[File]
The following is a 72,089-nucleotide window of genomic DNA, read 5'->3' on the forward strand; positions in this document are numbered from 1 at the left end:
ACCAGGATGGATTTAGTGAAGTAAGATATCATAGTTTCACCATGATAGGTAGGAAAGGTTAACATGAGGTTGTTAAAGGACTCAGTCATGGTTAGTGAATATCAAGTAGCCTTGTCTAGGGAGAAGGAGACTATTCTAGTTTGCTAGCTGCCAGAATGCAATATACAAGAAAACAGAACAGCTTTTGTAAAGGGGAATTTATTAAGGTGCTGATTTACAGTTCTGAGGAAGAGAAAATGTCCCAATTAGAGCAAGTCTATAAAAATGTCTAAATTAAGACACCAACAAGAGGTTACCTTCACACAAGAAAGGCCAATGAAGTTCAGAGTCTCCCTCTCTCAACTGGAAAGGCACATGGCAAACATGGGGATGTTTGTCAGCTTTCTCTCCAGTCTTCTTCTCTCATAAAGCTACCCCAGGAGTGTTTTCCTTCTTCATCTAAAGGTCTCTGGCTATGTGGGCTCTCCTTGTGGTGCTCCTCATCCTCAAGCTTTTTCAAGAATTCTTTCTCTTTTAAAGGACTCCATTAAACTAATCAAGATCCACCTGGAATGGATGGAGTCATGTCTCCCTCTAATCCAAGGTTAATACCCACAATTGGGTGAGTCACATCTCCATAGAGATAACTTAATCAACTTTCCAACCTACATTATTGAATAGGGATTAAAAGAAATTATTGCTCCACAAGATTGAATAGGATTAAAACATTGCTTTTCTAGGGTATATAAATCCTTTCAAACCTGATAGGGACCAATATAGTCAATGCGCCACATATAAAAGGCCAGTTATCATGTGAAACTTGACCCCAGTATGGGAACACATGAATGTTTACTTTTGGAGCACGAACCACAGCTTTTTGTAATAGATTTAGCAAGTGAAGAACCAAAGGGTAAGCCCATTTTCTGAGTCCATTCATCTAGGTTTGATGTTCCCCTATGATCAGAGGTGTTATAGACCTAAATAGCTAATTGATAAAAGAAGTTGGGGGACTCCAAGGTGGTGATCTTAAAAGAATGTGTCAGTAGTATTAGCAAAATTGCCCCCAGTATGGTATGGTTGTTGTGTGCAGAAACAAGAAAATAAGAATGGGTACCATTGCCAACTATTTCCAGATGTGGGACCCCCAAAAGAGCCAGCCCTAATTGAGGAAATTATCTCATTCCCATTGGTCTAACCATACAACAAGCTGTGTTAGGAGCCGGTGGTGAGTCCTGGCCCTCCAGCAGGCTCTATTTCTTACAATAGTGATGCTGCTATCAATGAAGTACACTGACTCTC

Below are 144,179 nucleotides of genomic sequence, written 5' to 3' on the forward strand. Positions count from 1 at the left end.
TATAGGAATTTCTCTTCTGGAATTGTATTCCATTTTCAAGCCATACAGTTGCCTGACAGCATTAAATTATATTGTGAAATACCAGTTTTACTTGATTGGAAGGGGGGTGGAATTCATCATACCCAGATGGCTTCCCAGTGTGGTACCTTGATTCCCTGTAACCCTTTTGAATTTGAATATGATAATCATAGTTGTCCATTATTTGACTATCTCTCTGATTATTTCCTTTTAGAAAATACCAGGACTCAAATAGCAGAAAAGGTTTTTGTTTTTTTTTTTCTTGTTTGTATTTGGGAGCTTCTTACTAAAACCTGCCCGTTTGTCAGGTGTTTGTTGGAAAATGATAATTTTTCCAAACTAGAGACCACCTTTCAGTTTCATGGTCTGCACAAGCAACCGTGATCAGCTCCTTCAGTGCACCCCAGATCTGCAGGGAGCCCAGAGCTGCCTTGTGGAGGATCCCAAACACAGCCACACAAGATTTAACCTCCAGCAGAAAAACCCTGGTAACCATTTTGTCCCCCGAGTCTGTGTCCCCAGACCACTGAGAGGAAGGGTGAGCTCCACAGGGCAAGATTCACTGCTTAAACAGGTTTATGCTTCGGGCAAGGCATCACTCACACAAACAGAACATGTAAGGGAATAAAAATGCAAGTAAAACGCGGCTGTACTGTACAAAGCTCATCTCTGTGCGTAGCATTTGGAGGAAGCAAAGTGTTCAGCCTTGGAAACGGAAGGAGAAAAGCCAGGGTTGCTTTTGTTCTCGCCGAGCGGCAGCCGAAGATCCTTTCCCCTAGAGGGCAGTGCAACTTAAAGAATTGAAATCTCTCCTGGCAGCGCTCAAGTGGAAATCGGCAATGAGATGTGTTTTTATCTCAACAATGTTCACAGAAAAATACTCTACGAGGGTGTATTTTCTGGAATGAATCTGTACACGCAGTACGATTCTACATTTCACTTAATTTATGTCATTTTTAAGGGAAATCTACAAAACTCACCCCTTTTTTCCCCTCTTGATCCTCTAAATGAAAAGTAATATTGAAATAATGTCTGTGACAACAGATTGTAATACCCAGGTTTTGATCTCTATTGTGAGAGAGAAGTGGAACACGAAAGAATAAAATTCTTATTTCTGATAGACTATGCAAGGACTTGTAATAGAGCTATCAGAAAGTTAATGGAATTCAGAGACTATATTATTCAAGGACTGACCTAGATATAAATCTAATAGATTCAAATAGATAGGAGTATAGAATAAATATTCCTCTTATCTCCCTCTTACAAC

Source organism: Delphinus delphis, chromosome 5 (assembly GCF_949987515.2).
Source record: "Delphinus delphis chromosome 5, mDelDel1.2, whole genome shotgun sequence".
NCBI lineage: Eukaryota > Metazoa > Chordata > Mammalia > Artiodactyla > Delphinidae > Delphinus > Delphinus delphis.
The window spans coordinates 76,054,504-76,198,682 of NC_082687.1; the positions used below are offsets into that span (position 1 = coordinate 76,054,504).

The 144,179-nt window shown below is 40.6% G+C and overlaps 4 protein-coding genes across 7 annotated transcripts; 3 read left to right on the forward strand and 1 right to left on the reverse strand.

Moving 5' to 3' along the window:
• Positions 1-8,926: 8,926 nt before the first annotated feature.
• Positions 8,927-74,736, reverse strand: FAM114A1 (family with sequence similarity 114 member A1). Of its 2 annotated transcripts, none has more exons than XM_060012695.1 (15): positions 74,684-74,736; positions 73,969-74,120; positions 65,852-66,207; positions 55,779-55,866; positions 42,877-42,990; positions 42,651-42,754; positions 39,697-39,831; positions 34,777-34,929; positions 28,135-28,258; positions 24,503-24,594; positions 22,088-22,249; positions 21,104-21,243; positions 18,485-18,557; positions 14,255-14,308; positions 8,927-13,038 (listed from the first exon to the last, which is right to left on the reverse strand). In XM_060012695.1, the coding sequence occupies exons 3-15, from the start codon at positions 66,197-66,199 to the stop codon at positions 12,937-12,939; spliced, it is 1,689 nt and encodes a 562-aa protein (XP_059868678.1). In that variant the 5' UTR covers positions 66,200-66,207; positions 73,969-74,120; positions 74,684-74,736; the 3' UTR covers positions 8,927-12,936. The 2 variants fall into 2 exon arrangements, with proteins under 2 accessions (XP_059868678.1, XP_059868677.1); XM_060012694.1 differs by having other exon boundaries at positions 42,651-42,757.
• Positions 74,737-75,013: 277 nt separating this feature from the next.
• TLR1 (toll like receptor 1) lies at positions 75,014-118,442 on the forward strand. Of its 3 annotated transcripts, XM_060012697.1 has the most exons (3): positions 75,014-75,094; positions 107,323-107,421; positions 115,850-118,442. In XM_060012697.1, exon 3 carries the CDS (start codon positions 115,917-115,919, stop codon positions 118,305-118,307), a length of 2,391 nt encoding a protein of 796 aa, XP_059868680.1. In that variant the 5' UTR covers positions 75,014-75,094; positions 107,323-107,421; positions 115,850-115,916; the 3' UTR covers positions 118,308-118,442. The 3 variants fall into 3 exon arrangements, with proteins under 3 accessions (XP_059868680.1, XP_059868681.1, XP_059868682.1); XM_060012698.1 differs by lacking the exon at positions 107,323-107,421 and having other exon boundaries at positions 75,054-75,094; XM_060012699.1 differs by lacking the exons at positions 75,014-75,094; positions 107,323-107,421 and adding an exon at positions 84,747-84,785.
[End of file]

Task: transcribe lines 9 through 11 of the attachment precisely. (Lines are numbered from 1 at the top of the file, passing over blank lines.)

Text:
The 144,179-nt window shown below is 40.6% G+C and overlaps 4 protein-coding genes across 7 annotated transcripts; 3 read left to right on the forward strand and 1 right to left on the reverse strand.

Moving 5' to 3' along the window:
• Positions 1-8,926: 8,926 nt before the first annotated feature.